Gold rises 1 percent, notches 10th quarterly gain

By Frank Tang

NEW YORK (Reuters) – Gold prices rose nearly 1 percent on Thursday, notching a 10th straight quarterly gain, as the dollar fell and as rallies in oil and grain prices boosted gold’s appeal as a hedge against inflation.

Ultra-loose monetary policies by central banks, euro zone debt fears and political unrest across the Middle East have been major drivers for gold, even as the metal gained only 1 percent, the smallest quarterly rise since 2008, before the financial crisis took hold.

“The second quarter is going to be another positive quarter for gold. You still have Middle East and the sovereign debt crisis, which are certainly far from over, and inflation is becoming an increasingly important factor,” said Bill O’Neill, managing partner of commodities firm LOGIC Advisors.

“You will see funds continue to be net buyers of gold, silver and platinum in the second quarter,” he said.

Spot gold rose 0.8 percent to $1,435.10 an ounce by 3:57 p.m. EDT (1957 GMT).

U.S. gold futures for June delivery ended up 1.1 percent at $1,439.90, with volume lower than usual as investors have completed rolling their contracts to June from April on first-notice day on Thursday.

Bullion also notched its biggest one-day gain in nearly two weeks, a day before Friday’s U.S. non-farm payrolls for March, considered a key indicator of the health of the U.S. economy.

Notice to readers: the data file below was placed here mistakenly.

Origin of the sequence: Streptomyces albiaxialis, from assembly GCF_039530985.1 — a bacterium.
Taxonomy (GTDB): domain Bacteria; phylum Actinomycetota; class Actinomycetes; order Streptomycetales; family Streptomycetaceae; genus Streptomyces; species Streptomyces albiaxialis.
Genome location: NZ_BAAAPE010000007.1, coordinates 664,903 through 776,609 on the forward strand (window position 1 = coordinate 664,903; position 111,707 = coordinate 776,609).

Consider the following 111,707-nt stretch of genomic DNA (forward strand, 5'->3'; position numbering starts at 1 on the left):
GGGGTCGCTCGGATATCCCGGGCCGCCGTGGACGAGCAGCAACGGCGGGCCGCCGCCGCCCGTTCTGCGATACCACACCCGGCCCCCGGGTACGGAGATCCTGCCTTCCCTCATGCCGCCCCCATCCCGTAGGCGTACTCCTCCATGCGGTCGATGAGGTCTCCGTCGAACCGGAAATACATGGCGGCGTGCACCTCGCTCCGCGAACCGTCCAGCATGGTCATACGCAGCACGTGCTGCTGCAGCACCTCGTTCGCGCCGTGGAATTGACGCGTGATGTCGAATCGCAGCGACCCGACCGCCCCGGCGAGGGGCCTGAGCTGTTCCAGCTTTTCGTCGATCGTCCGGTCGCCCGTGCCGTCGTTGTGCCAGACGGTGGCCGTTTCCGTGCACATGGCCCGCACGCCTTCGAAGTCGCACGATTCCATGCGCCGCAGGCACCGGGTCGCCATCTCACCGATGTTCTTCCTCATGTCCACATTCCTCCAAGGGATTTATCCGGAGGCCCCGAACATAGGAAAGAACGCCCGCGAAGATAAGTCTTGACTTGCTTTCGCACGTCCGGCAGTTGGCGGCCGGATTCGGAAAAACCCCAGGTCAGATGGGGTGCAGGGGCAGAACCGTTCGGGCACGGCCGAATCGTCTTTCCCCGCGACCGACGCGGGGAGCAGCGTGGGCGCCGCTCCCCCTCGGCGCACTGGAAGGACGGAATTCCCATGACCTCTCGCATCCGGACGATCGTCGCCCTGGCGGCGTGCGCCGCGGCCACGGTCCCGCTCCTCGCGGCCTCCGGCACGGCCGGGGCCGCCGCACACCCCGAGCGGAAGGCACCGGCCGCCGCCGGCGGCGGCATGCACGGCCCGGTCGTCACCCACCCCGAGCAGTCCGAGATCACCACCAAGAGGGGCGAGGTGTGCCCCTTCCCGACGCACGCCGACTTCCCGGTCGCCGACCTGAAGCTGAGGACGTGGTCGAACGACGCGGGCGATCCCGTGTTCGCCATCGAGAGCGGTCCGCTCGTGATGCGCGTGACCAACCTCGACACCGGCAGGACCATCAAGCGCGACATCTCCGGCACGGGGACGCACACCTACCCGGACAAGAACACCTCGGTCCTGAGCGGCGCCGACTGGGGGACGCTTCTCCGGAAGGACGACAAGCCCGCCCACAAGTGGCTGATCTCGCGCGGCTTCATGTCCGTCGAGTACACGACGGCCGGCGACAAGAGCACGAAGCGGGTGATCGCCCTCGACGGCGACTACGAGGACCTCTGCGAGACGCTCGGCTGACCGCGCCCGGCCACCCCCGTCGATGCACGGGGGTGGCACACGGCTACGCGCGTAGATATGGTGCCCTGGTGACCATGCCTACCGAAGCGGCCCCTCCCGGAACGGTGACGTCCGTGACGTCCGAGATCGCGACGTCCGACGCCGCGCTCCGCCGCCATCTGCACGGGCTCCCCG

Investors bought gold to hedge against uncertainty related to Friday’s job report, traders said. Inflation worries also benefited gold as oil rallied on supply worries from the Middle East, and as grains surged as strong demand whittled down stocks.

On charts, the metal is expected to break out of its recent base and rally toward a record $1,500 an ounce, after it has built up a large space to consolidate recent gains from the latter half of 2010.

Silver gained 0.7 percent to $37.71 an ounce. Silver posted a ninth consecutive quarterly gain, with a 22 percent increase in the first three months of the year, as investors bet on further gains in gold and expectations that industrial demand will improve.

Earlier in Thursday’s session, the gold/silver ratio dropped below 38, its lowest level since 1983.


Gold was also supported as the euro outperformed the dollar on inflation data that firmed expectations the European Central Bank would raise interest rates, but the unit’s strength may prove temporary, with peripheral debt issues seen persisting in the second quarter.

Concerns over euro zone sovereign debt were a major factor in last year’s 30 percent rise in the price of gold.

On Thursday, rating agency Moody’s warned further sovereign ratings downgrades for euro zone countries could not be ruled out, which fed ongoing investor concern about the region’s finances.

The prospect of monetary tightening in the United States and the euro zone has undermined some of the appeal for gold, which has seen a net outflow of 2.18 million ounces of metal, or 3.5 percent, from the major exchange-traded funds this year.

Signs the U.S. jobs market is recovering could support calls from some Federal Reserve officials to wind up the central bank’s monetary easing program earlier than expected.

Platinum rose less than $1 to $1,766.49 an ounce, while palladium gained 1.4 percent to $762.47.

Prices at 3:57 p.m. EDT (1957 GMT)

(Additional reporting by Amanda Cooper in London; Editing by Walter Bagley)

Gold rises 1 percent, notches 10th quarterly gain